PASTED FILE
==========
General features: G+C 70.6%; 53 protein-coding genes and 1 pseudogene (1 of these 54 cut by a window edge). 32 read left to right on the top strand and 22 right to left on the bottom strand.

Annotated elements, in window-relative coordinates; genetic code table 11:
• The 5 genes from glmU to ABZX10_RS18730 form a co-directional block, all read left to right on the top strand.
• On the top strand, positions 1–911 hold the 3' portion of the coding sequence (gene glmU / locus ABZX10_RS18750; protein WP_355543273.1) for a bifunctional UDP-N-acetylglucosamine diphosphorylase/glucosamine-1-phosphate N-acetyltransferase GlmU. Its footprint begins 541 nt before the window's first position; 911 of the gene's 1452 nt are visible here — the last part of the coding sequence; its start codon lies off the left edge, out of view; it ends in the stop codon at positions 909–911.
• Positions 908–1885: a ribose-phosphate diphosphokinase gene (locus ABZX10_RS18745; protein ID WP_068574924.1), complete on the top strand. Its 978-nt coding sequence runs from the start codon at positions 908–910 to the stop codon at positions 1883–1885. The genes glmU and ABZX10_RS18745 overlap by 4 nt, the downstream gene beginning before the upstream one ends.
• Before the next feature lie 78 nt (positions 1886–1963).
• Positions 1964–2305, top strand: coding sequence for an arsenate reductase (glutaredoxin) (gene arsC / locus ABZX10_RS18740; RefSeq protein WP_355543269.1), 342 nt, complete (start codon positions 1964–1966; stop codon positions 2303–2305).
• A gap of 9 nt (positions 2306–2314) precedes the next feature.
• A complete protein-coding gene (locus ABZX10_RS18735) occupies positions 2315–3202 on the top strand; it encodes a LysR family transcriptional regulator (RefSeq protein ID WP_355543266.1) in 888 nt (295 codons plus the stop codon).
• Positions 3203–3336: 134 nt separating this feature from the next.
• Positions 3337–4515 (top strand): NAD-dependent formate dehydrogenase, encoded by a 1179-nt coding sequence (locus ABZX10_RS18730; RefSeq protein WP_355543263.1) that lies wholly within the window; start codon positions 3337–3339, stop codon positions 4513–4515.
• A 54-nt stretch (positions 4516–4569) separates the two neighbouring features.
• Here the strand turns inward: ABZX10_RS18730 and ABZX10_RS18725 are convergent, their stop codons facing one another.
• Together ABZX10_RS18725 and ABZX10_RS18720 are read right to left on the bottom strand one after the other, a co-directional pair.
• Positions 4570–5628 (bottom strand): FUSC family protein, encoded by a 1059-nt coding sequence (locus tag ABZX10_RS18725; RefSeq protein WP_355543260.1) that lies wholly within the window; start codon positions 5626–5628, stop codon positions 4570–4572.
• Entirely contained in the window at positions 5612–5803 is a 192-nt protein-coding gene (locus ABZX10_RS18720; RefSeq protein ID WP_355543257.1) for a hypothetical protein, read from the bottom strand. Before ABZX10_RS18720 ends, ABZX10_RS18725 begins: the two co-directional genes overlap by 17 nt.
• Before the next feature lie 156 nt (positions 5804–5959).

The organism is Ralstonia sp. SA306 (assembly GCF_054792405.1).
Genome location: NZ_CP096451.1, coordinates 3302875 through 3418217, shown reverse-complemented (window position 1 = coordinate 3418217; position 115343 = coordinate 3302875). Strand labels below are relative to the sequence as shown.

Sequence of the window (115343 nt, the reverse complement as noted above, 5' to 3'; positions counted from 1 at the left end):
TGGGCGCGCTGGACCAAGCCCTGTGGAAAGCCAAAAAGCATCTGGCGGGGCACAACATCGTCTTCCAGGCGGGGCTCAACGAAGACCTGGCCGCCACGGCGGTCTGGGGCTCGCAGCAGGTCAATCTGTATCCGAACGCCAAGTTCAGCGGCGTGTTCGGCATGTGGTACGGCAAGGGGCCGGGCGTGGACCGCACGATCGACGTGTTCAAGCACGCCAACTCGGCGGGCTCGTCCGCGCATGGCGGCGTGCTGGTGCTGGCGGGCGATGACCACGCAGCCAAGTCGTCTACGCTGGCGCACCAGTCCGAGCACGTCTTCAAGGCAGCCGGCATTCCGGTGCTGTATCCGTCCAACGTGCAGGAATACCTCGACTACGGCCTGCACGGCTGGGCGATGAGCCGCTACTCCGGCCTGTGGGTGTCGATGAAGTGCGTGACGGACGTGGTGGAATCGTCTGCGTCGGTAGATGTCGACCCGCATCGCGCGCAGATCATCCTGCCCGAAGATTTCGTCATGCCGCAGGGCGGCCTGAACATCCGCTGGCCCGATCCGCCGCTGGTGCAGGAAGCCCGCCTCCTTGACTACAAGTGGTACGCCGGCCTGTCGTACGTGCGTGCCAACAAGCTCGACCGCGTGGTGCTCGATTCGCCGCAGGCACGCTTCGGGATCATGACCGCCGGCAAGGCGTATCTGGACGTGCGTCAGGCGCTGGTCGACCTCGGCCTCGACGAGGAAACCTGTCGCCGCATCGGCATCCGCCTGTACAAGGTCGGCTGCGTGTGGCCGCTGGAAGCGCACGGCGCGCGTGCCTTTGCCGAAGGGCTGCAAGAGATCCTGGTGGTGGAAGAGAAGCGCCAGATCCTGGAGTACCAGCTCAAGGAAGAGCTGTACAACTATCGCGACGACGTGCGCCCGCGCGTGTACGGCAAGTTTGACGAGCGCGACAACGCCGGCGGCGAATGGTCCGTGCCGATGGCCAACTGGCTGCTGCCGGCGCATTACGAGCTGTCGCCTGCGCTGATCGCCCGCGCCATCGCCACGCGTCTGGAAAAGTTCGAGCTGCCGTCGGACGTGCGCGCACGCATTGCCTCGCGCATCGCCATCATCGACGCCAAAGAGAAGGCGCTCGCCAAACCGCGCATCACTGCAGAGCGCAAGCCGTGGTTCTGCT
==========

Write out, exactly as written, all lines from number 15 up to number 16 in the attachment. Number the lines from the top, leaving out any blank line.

• Positions 4570–5628 (bottom strand): FUSC family protein, encoded by a 1059-nt coding sequence (locus tag ABZX10_RS18725; RefSeq protein WP_355543260.1) that lies wholly within the window; start codon positions 5626–5628, stop codon positions 4570–4572.
• Entirely contained in the window at positions 5612–5803 is a 192-nt protein-coding gene (locus ABZX10_RS18720; RefSeq protein ID WP_355543257.1) for a hypothetical protein, read from the bottom strand. Before ABZX10_RS18720 ends, ABZX10_RS18725 begins: the two co-directional genes overlap by 17 nt.